One of the big problems I've had with taking long drives, anywhere, has been that I'm forced into unproductive time when I should be working. This isn't a problem when I'm going on vacation. But here's the thing: I seldom take a vacation. As I'm self-employed, there's no such thing as vacation pay in my world. When I stop writing, the money stops coming in. Working on the road is possible–all I have to do is tether my laptop to my iPhone and I'm in business.
So long as I can keep my laptop, you know, in my lap.
Maintaining a stable platform to work on while my wife wheels us across the continent has proven difficult. I've tried lap desks, balancing my computer on a backpack, you name it. My computer always slides around, making it damn near impossible to type. What's more, a neck injury that I sustained eons ago makes it painful for me to tilt my head down for any length of time. This combination of poor conditions has forced me, up until now, to twiddle my thumbs for hours at a time, working only once we've come to a stop for the day.
However, I think that I may finally have figured it out.
RAM Mounts makes a wide variety of mobile work solutions to keep nerd stuff in one place while you're driving along. Cops use RAM Mount gear in their cruisers to keep their laptop secure. Their in-vehicle smartphone and tablet stands are, arguably, among the best out there. Before we hit the road for our annual migration south to Texas, I invested in one of their Tough Tray laptop stands, a pair of extension arms and a claw mount to secure all of it to the handrail, located directly next to our RV's passenger seat. Boom: instant workstation.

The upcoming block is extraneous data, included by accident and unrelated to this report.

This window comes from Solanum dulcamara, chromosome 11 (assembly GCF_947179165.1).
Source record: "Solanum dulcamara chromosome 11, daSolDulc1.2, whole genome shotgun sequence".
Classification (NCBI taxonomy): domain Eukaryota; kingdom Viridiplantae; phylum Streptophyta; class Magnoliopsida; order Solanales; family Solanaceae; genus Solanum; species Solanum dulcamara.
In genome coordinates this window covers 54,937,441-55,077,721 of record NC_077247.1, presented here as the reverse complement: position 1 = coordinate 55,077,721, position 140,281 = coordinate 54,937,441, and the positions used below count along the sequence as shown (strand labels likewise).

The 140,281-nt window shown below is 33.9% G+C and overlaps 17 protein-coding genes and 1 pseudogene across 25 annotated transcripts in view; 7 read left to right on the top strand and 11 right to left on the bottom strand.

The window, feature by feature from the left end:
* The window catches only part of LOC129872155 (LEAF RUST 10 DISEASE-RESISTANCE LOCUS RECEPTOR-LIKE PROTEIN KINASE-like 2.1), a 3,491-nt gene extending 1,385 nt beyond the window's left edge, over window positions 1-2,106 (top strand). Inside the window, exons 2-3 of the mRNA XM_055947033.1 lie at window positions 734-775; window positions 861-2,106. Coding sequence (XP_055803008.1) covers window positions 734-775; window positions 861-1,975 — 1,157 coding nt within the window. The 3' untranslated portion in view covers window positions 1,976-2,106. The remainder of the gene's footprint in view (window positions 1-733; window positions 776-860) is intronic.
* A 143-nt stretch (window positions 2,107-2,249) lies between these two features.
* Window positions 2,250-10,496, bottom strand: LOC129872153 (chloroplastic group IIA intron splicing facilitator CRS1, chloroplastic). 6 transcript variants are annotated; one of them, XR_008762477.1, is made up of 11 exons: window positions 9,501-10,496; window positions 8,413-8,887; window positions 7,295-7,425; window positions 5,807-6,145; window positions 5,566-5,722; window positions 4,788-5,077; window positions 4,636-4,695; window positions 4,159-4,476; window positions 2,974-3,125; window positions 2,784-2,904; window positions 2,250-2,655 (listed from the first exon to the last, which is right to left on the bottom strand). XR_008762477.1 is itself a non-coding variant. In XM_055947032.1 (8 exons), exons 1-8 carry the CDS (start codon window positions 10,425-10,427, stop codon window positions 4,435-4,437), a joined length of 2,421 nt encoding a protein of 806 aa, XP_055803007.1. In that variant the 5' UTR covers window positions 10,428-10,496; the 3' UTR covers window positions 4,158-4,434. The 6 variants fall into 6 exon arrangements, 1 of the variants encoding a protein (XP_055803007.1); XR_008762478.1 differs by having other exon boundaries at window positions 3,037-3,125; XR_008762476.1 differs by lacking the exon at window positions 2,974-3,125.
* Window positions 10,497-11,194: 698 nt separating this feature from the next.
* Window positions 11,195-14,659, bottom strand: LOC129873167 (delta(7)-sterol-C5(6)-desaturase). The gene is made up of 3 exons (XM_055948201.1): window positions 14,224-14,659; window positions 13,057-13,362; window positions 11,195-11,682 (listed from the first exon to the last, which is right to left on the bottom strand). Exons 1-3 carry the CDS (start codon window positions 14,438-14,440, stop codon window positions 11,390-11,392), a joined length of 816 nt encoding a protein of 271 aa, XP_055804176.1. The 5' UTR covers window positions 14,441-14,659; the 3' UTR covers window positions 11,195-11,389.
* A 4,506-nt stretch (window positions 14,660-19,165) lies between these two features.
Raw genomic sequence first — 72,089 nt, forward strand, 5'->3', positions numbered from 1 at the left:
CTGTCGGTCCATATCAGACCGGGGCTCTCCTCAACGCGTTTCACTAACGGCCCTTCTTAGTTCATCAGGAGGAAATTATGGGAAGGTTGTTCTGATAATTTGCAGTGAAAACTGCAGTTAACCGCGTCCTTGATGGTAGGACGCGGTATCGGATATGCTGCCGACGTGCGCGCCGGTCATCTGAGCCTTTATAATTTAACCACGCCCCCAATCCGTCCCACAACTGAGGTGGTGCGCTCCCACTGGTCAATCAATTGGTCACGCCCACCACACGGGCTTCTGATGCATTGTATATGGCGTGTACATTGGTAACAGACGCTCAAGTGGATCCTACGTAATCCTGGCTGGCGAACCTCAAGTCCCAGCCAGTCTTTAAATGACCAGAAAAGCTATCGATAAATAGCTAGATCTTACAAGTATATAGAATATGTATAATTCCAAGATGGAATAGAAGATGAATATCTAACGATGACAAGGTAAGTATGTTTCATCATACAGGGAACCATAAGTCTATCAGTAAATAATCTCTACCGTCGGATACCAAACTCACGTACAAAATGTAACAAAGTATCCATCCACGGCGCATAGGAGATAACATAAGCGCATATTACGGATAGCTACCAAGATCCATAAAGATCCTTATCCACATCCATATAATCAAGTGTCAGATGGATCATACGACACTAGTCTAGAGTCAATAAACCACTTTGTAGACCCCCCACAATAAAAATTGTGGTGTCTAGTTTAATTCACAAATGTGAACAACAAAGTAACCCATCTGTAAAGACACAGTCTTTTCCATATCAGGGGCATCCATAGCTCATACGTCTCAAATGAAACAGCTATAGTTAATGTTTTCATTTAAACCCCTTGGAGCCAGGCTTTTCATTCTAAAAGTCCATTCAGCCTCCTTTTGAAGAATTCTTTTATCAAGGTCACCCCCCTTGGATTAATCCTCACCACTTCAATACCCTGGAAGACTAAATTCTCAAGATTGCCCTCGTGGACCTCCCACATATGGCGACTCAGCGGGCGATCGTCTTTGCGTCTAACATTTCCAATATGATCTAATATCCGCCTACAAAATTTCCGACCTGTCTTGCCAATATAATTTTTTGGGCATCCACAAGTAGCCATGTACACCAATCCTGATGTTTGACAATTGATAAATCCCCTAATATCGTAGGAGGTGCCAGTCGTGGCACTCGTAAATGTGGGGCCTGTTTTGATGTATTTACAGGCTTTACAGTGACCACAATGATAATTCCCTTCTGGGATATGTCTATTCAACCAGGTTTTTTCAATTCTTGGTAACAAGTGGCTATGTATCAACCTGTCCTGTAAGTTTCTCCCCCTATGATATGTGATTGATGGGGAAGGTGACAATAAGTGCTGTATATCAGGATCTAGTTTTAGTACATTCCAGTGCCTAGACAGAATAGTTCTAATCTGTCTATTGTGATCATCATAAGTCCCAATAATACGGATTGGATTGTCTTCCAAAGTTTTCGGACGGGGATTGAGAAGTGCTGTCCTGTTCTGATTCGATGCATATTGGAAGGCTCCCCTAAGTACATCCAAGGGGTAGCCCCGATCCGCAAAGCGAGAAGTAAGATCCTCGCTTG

Once I put it together.
The great thing about RAM Mounts' gear is that it's incredibly durable. Their products, in my experience, will last you for years. The rotten thing is that, at least in the instance of the laptop holder I purchased, it can be an absolute fucking nightmare to assemble. It's not that there's a ton of parts or any special tools needed to do the job. It's that the work is fiddly: nuts need to stay on the right angle inside of channels, unseen, as you blindly attempt to thread a screw into them. It didn't go well. It took two hours, but I got it put together.
Today's the first full day that I've been using my new workstation. It's a huge improvement over the solutions I've tried in the past: it's adjustable, holds my laptop securely, and I can position it high enough to make it ergonomically comfortable. These are all huge wins. The only down side is that vibration from the road does cause the keyboard to jiggle around as we go. I'm thinking that placing a thick chunk of padding between my thigh and the extension arm will likely provide enough shock absorption to take care of this issue.
Overall, I'm pretty happy with the results. I'll let you know how it works for me once we make it down to the Mexican border.